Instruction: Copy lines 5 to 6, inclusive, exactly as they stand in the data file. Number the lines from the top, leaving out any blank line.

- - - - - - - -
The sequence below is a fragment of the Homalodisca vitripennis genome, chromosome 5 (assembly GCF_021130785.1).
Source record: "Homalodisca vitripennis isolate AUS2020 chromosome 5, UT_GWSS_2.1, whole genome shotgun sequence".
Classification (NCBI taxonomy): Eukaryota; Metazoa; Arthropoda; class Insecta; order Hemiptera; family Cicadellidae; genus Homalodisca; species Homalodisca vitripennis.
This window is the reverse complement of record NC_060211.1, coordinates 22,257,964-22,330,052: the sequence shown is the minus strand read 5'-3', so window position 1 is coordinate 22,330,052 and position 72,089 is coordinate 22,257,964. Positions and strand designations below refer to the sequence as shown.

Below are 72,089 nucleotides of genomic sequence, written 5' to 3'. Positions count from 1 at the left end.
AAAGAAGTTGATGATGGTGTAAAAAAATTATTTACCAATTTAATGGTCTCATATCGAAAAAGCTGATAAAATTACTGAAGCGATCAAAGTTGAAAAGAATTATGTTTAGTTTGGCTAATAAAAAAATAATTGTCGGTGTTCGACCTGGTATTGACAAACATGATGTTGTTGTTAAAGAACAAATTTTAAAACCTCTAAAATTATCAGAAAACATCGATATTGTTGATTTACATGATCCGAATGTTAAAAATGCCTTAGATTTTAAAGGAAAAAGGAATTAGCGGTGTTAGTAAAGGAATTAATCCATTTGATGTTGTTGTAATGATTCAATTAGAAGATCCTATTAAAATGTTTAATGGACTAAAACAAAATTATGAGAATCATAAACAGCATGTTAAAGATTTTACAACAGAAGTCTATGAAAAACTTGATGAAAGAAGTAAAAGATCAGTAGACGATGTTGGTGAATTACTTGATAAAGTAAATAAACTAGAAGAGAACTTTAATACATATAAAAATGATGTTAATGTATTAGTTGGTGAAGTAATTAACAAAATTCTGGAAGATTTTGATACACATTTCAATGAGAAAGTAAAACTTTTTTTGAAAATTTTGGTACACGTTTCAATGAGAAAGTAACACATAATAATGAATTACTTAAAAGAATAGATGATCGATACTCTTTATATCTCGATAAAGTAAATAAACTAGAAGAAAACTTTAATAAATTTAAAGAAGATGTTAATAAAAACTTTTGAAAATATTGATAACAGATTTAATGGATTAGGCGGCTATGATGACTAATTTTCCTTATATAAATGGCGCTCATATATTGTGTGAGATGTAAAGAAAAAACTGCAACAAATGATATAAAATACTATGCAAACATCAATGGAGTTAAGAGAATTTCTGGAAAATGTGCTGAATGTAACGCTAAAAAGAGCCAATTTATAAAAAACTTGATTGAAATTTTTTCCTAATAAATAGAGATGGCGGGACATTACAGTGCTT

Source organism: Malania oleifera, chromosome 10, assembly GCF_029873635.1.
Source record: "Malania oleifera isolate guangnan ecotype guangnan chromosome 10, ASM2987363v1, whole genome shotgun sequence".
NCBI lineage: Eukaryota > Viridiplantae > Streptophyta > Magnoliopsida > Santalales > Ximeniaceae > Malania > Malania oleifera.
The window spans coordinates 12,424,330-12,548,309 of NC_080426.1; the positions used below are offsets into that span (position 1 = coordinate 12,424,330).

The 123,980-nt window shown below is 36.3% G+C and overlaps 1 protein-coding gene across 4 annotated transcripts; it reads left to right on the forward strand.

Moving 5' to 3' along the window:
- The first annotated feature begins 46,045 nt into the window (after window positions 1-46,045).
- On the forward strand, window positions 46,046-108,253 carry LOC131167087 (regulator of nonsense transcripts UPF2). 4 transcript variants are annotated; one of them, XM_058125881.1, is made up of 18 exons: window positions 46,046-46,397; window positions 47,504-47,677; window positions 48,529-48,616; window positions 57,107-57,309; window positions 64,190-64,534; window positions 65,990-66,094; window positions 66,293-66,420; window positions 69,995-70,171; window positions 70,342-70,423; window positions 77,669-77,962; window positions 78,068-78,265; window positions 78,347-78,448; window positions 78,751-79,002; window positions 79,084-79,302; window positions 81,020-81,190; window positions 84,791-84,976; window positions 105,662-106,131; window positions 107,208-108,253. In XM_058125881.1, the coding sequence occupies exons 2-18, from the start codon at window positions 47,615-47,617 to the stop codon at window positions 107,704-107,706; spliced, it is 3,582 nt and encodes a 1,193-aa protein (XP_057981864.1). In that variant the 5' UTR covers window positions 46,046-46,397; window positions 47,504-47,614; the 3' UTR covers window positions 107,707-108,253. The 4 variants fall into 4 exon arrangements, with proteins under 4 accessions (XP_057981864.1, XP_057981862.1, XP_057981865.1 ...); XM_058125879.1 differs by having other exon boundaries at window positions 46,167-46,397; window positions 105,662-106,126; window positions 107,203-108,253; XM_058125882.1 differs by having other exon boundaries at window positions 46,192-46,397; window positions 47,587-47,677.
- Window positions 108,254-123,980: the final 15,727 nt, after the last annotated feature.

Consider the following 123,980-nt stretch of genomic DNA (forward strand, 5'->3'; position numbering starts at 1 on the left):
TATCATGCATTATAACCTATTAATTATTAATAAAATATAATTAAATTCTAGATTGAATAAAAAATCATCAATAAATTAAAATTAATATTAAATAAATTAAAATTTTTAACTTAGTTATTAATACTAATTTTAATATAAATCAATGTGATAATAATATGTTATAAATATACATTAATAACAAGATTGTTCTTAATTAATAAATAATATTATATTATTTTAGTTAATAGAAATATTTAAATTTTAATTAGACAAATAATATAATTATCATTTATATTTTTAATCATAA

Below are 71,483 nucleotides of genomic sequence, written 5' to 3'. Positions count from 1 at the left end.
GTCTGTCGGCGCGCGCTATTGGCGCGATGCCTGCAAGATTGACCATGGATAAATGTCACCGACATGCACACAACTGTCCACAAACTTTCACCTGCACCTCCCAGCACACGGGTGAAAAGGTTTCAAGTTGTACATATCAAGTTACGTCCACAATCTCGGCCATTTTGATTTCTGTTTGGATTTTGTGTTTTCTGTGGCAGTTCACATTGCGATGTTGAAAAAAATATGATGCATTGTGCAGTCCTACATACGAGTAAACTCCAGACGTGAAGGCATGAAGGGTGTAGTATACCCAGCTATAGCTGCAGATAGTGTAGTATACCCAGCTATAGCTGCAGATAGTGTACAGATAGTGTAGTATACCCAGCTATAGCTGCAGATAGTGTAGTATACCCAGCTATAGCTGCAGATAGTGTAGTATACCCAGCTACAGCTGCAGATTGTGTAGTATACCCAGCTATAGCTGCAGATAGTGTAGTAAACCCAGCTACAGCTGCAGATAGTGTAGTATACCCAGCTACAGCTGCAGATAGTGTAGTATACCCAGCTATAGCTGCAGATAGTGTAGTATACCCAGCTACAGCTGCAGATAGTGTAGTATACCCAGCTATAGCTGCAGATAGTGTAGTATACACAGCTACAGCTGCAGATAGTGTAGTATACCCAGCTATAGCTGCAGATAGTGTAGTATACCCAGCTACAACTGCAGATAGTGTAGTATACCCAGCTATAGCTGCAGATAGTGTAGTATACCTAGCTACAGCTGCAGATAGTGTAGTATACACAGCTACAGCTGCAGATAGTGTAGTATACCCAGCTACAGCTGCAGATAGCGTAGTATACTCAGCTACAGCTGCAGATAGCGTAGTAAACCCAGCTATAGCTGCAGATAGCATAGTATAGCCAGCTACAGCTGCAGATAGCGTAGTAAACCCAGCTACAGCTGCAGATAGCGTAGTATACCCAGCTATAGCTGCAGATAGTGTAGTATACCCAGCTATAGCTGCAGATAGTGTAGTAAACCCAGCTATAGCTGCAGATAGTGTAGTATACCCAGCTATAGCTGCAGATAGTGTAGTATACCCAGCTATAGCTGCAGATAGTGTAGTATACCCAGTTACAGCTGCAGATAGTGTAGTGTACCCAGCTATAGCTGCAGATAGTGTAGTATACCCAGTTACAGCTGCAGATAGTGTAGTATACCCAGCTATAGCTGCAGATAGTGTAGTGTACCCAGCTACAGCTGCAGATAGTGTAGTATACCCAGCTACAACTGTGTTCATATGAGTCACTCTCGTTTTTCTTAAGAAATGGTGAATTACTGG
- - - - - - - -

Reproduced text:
Below are 72,089 nucleotides of genomic sequence, written 5' to 3'. Positions count from 1 at the left end.
AAAGAAGTTGATGATGGTGTAAAAAAATTATTTACCAATTTAATGGTCTCATATCGAAAAAGCTGATAAAATTACTGAAGCGATCAAAGTTGAAAAGAATTATGTTTAGTTTGGCTAATAAAAAAATAATTGTCGGTGTTCGACCTGGTATTGACAAACATGATGTTGTTGTTAAAGAACAAATTTTAAAACCTCTAAAATTATCAGAAAACATCGATATTGTTGATTTACATGATCCGAATGTTAAAAATGCCTTAGATTTTAAAGGAAAAAGGAATTAGCGGTGTTAGTAAAGGAATTAATCCATTTGATGTTGTTGTAATGATTCAATTAGAAGATCCTATTAAAATGTTTAATGGACTAAAACAAAATTATGAGAATCATAAACAGCATGTTAAAGATTTTACAACAGAAGTCTATGAAAAACTTGATGAAAGAAGTAAAAGATCAGTAGACGATGTTGGTGAATTACTTGATAAAGTAAATAAACTAGAAGAGAACTTTAATACATATAAAAATGATGTTAATGTATTAGTTGGTGAAGTAATTAACAAAATTCTGGAAGATTTTGATACACATTTCAATGAGAAAGTAAAACTTTTTTTGAAAATTTTGGTACACGTTTCAATGAGAAAGTAACACATAATAATGAATTACTTAAAAGAATAGATGATCGATACTCTTTATATCTCGATAAAGTAAATAAACTAGAAGAAAACTTTAATAAATTTAAAGAAGATGTTAATAAAAACTTTTGAAAATATTGATAACAGATTTAATGGATTAGGCGGCTATGATGACTAATTTTCCTTATATAAATGGCGCTCATATATTGTGTGAGATGTAAAGAAAAAACTGCAACAAATGATATAAAATACTATGCAAACATCAATGGAGTTAAGAGAATTTCTGGAAAATGTGCTGAATGTAACGCTAAAAAGAGCCAATTTATAAAAAACTTGATTGAAATTTTTTCCTAATAAATAGAGATGGCGGGACATTACAGTGCTT